What’s in the food you’re eating?

It might just be a slice of bread, a tub of yoghurt or a small chocolate bar – but what’s in it and how does it actually impact your calorie intake for the day?

The amount of calories you need daily to maintain your current weight depends on your age, gender and activity levels. The average man between 30 and 50 years old needs around 2 600-3 000 calories per day, and the average woman of the same age needs around 2 000- 2 200 calories.

If you’re trying to lose weight, then the calories you consume during the day need to be less than the amount of energy you use during the day.

This is called a calorie deficit. You can create a deficit by cutting down on the amount of empty calories (like sugar) that you eat during the day.

This could be the can of coke you have with your lunch, or the packet of chips or chocolate you reach for in the afternoon. Replace these with a glass of water or tea and you should start losing weight fairly quickly.

If you’re serious about eating healthily, then you’ll also need to start taking notice of what’s in the food you eat. For example, you might think that low-fat yoghurt is a better option than regular yoghurt, but it’s not. Low-fat versions of food tend to have more added sugar – to make it taste better. And sugar-free foods often contain more fat – for the same reason. Ironic, really!

To help get you started on your “conscious food journey”, we thought we’d shed light on common foods that you probably eat every day (or fairly often). If you’re looking to lose weight, then they’re the things you should be cutting down on as they’re high in calories from fats and carbs.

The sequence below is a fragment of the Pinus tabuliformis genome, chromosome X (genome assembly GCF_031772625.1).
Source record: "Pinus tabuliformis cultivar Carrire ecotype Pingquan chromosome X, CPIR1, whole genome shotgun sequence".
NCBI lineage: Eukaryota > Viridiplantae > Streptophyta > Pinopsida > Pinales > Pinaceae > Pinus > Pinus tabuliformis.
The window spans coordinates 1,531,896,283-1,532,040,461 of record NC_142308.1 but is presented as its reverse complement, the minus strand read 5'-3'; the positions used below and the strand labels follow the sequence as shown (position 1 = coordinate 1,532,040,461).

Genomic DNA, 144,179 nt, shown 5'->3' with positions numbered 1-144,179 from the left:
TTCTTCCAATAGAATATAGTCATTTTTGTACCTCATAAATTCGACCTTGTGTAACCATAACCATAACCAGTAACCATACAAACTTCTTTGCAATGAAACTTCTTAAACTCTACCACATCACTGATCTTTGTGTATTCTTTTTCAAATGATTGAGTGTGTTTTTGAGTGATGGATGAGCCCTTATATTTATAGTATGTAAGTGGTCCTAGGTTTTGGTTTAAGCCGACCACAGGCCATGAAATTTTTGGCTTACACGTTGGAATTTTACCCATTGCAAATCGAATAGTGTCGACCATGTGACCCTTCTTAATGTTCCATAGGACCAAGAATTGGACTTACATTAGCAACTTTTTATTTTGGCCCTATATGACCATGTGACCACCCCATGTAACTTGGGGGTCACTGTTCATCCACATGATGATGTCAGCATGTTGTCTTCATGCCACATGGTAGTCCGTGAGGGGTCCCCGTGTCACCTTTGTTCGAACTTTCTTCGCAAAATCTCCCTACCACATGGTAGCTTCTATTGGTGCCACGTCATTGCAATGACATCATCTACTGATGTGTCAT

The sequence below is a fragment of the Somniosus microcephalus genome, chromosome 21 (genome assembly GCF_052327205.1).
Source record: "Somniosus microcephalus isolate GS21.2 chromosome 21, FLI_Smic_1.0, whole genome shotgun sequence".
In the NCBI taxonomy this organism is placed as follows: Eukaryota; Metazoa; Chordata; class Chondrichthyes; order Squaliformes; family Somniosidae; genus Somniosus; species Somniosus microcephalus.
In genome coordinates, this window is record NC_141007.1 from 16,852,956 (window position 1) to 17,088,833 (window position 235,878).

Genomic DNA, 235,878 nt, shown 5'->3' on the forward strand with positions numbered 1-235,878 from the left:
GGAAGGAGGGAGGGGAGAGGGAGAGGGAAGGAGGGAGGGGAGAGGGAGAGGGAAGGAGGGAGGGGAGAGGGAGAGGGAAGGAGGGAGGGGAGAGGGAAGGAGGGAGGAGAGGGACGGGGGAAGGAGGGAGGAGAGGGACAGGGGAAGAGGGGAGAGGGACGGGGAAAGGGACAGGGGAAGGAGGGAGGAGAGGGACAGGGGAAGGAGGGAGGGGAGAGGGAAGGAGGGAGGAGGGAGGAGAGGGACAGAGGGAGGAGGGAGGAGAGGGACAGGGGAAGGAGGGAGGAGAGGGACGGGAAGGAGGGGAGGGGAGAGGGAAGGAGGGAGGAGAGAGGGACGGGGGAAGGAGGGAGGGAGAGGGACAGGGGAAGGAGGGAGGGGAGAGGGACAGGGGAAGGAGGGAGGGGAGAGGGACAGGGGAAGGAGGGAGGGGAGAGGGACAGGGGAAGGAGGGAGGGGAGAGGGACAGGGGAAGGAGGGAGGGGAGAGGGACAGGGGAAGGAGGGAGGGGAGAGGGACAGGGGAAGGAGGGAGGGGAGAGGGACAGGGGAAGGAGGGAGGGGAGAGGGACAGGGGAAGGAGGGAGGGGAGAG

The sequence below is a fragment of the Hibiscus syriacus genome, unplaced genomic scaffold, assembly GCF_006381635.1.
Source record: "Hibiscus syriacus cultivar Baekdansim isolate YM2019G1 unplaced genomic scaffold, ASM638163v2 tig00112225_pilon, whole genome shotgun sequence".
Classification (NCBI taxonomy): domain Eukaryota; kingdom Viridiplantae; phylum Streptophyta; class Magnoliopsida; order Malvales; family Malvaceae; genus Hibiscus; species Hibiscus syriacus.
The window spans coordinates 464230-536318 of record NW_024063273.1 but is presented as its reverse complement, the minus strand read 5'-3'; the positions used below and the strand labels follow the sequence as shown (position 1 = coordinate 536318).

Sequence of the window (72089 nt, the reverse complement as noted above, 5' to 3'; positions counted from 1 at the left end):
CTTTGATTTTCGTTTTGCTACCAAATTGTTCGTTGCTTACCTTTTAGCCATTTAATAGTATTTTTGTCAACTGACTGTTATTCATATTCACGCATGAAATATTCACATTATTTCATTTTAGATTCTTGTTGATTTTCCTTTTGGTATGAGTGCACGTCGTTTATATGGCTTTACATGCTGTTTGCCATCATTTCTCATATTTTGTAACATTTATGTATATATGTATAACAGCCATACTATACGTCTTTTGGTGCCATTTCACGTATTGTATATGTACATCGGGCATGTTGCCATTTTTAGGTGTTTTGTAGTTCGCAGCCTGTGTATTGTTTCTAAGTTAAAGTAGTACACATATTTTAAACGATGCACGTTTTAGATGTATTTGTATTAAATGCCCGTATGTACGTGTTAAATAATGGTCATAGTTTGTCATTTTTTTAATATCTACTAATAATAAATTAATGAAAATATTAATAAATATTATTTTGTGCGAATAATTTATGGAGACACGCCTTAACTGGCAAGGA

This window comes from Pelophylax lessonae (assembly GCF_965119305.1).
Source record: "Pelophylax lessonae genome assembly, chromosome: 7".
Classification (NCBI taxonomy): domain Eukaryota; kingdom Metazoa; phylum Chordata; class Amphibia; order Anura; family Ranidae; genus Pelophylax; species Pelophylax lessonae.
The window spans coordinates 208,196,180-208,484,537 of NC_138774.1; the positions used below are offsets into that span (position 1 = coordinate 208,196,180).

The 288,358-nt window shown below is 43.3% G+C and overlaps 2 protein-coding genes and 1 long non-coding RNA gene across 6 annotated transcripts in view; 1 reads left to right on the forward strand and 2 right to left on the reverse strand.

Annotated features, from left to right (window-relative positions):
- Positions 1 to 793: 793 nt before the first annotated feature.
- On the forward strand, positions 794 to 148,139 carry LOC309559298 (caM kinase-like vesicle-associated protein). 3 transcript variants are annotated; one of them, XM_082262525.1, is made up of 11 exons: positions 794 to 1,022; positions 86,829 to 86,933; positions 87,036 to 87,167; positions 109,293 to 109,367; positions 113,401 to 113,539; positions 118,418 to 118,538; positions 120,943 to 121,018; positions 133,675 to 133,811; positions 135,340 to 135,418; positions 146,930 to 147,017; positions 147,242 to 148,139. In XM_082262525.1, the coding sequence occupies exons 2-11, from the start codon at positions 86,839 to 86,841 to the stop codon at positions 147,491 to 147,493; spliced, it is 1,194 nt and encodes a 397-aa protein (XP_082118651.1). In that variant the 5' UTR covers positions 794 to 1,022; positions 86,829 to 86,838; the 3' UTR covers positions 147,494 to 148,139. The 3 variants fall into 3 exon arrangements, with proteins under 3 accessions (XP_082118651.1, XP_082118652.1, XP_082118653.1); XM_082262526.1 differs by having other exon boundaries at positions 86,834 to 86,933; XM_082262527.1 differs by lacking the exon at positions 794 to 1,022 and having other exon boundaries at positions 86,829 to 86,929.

Read  Eat and exercise for your body shape

Whole-Wheat Bread

One slice of whole-wheat bread – without any spread or filling – contains:

  • Calories 128
  • Fat 2.48g
  • Carbs 23.64g
  • Protein 3.86g

If you break it down, that works out to: 17% fat, 74% carbs and 9% protein.

Low-Fat Yoghurt

A 100g tub of low-fat fruit yoghurt contains:

  • Calories 64
  • Fat 1.5g
  • Carbs 10g
  • Protein 2.8g

If you break it down, that works out to: 21% fat, 62% carbs and 17% protein, but you do get the added benefit of probiotics and calcium.

Milk Chocolate

The average 100g dairy milk chocolate bar contains:

  • Calories 535
  • Fat 29.6g
  • Carbs 59.4g
  • Protein 7.65g

If you break it down, that works out to 50% fat, 44% carbs and 6% protein.

By keeping in mind how many calories your body needs each day, try and get this from lower calorie foods such as fresh fruit and vegetables, lean meat and protein, and healthy carbs which are packed with nutrients – rather than high-calorie foods which contain mostly fat and sugar.

Sources: https://www.weightlossresources.co.uk/calories/calorie_counter/chocolate_sweets.htm?utm_expid=2678559-33.GPGdLuRXSB28ThYMiz6Ygg.0&utm_referrer=https%3A%2F%2Fwww.google.co.za%2F